Friends of Williamstown Wetlands Inc.
President’s Report 2021
As the number of reported infections with the Covid-19 virus rose and fell, so our activities—like most aspects of life in Melbourne—waxed and waned. We responded by emerging to meet and to work when we could, and restricting contact to email when we couldn’t venture out.
This meant that committee meetings were less frequent, with more decisions taken after consultation by email and news distributed that way, too, as it was to the wider membership through newsletters and the forwarding of, for example, Council notices. Workdays had to be fitted into the revised calendar, too, but we were able to add to our Sunday morning efforts with some ‘pop up’ mid-week planting session on land controlled by Council and Parks Victoria for those who could be available. Fortunately, the Clean Up Australia event fell within one of the windows between lockdowns, and our effort, organised as usual by Peter Smith, was able to go ahead.
Despite the lockdowns, the Rotary Club of Williamstown went ahead with their project to mark one hundred years of Rotary in Australia—the construction of a new bird hide on the south side of the eastern lake. The view from the first bird hide, on the northern shore, has been largely obscured by rampant growth of aquatic vegetation, but the new hide is on higher ground and from it the view is panoramic. It’s on Crown Land managed by Parks Victoria, and permission had to be obtained from that body. The fence at the end of the Arboretum will be realigned and a new path is in place to facilitate access to the hide.
With assistance of Council, a group of students from the Bayview Campus of Williamstown High School devoted some of their ‘service’ time to working in the Jawbone Reserve in May. On four afternoons they planted indigenous plants on a patch near the school; weeded a patch near the causeway and then planted there, too; and removed stakes and guards from a site where corporate volunteers had planted in 2019.
Over the years we have expressed to Council and to Parks Victoria our concerns that people and dogs, travelling along the sandbars at low tide, were disturbing migratory waders and shore birds feeding there in the warmer months. We are pleased to note that both authorities have installed signage and made other changes to access to deter such intrusions.
The device that maintains the level in the eastern lake has been repaired, and with persistent rain (especially in 2020) we have seen the lake rise to something more like its original level. Planning for stage two of the project to renovate the lake, Council engaged Practical Ecology last year to conduct an impact assessment on proposed control of over-abundant vegetation (Typha sp.) and possible desilting of that part of the lake.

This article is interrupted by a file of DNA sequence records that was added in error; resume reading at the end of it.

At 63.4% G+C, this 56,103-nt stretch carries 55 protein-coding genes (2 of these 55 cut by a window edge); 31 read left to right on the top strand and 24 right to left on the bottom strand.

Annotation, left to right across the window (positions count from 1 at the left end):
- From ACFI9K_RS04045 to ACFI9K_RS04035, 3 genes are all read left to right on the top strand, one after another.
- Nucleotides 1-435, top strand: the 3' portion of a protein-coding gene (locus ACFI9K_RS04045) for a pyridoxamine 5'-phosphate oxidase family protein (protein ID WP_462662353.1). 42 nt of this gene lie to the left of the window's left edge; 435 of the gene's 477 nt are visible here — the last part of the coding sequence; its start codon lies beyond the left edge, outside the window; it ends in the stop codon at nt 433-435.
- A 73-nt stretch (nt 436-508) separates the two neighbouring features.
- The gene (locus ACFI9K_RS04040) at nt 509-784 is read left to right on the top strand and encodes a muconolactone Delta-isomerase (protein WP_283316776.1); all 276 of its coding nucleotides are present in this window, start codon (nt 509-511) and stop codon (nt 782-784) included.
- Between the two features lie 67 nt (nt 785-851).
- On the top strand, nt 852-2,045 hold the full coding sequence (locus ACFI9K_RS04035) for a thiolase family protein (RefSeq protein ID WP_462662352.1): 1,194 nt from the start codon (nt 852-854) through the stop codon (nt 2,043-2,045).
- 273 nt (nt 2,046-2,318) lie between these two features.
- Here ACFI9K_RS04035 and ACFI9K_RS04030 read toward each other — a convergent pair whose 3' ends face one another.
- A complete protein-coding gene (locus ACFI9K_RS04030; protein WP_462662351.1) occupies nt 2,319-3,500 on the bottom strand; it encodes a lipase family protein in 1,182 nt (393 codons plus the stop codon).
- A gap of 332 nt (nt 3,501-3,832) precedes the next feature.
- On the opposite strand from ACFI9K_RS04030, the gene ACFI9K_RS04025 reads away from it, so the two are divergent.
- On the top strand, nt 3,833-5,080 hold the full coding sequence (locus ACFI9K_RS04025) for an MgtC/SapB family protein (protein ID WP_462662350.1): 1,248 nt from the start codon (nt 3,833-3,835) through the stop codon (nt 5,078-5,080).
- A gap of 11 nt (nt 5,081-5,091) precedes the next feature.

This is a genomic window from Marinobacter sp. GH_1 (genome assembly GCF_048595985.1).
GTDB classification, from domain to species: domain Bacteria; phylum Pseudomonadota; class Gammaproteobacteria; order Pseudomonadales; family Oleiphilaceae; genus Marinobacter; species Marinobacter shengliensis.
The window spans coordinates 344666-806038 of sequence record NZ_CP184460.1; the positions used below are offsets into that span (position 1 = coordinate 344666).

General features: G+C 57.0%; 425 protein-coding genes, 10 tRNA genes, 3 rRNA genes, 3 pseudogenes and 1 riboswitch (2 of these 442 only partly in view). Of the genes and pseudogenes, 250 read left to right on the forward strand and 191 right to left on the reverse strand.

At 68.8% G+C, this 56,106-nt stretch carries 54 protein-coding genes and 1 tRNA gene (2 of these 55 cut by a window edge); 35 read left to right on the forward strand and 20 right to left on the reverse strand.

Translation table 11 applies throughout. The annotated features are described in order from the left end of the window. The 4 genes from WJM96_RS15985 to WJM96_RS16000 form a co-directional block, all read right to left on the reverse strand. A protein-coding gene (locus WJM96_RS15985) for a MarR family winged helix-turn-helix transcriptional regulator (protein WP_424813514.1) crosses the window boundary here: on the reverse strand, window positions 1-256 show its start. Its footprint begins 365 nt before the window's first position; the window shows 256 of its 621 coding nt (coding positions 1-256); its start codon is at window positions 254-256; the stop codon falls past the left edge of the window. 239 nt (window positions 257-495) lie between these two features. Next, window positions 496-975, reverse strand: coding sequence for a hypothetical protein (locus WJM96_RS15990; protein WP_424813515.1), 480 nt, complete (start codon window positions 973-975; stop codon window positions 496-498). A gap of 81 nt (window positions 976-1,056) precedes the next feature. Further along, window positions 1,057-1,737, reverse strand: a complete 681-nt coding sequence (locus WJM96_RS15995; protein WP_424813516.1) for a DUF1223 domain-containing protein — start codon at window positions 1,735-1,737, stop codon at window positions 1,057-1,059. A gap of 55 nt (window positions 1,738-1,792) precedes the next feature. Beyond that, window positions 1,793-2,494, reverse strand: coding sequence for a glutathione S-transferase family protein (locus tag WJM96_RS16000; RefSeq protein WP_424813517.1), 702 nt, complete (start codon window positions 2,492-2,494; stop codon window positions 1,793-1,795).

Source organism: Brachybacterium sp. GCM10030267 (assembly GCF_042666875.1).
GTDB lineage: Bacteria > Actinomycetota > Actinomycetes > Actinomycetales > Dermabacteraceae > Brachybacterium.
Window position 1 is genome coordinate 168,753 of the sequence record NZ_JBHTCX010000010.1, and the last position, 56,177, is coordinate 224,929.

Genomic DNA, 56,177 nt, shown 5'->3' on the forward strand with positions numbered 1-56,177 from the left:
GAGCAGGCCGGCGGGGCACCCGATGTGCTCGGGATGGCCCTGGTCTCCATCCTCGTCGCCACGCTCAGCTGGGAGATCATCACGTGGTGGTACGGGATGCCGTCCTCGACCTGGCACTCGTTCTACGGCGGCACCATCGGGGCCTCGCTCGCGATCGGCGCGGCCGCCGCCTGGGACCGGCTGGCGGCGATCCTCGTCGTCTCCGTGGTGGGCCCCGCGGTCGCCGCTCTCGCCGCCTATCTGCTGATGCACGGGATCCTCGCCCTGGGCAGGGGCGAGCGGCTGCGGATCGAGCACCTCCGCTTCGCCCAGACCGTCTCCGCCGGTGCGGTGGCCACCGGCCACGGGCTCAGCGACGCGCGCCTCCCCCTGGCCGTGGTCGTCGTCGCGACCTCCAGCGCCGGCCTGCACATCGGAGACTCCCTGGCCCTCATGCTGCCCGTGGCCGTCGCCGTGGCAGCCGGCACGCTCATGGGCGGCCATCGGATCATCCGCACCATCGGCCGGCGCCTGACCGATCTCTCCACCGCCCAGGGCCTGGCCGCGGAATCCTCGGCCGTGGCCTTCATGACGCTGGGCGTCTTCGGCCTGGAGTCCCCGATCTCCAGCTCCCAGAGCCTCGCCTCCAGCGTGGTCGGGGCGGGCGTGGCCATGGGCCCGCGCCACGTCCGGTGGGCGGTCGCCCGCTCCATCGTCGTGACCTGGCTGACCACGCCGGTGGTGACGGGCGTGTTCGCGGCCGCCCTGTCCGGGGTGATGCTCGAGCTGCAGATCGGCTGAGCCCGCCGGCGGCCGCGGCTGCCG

The investigation completed in April 2021 identified several significant fauna species and made the following recommendations:
- Develop a removal plan that limits removal of Typha and silt to those areas of the wetland cells that are strictly needed to meet the objectives of the project minimising impacts to other parts of the wetland accounting for access for machinery
- Incorporate a fauna salvage strategy into the removal plan based on a zoologist being present to salvage and relocate any native animals or euthanise any exotic animals recovered
- Consider the desired post-removal conditions and ensure the works achieve those conditions through creating acceptable water depths and installing new wetland plants to take up the ecological space created by Typha removal
- Investigate and determine if the works require a planning permit in consultation with Council planners
Within the report it recommends restricting works between August and March, due to migratory birds and frog breeding, which leaves the period April to July to do any significant on site works. Council intends over the coming months to develop a removal plan that will better define areas of works and methods of removal to minimise any potential impact. This means there won’t be much change over the next six months or so but it should be possible to begin any works from April 2022.
Governance and Organisation
We were well served by our office-bearers, especially Secretary Sandra Thorn and Treasurer Vesna Djuric, and the organisation of work days by Vice-President Richard Leppitt who, together with Andrew Thornton, prepared sites for planting by auguring-out the holes! Our peripatetic efforts were supported by Andrew Webster and Suzette Rodoreda from Hobsons Bay City Council, and by Shaun Davis from Parks Victoria. We are lucky to have such people to work with.
Ian D. Rae